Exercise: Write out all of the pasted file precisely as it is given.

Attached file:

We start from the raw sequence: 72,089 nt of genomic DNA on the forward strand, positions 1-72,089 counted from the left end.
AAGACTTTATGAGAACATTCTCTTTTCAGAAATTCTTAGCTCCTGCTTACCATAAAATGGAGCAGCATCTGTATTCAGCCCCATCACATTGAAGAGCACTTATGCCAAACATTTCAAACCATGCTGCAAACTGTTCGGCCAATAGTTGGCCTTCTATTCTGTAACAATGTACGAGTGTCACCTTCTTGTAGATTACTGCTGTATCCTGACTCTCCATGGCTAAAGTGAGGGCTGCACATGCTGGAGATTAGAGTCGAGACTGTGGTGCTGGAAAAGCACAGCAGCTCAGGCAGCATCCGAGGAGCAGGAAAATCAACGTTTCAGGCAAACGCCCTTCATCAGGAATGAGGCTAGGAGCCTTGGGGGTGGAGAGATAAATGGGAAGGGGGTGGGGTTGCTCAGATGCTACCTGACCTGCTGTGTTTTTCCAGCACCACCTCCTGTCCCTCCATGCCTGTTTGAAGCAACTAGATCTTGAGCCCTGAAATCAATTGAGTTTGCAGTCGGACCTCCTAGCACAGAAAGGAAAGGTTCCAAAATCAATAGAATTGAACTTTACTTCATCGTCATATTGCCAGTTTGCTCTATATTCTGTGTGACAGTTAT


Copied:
We start from the raw sequence: 72,089 nt of genomic DNA on the forward strand, positions 1-72,089 counted from the left end.
AAGACTTTATGAGAACATTCTCTTTTCAGAAATTCTTAGCTCCTGCTTACCATAAAATGGAGCAGCATCTGTATTCAGCCCCATCACATTGAAGAGCACTTATGCCAAACATTTCAAACCATGCTGCAAACTGTTCGGCCAATAGTTGGCCTTCTATTCTGTAACAATGTACGAGTGTCACCTTCTTGTAGATTACTGCTGTATCCTGACTCTCCATGGCTAAAGTGAGGGCTGCACATGCTGGAGATTAGAGTCGAGACTGTGGTGCTGGAAAAGCACAGCAGCTCAGGCAGCATCCGAGGAGCAGGAAAATCAACGTTTCAGGCAAACGCCCTTCATCAGGAATGAGGCTAGGAGCCTTGGGGGTGGAGAGATAAATGGGAAGGGGGTGGGGTTGCTCAGATGCTACCTGACCTGCTGTGTTTTTCCAGCACCACCTCCTGTCCCTCCATGCCTGTTTGAAGCAACTAGATCTTGAGCCCTGAAATCAATTGAGTTTGCAGTCGGACCTCCTAGCACAGAAAGGAAAGGTTCCAAAATCAATAGAATTGAACTTTACTTCATCGTCATATTGCCAGTTTGCTCTATATTCTGTGTGACAGTTAT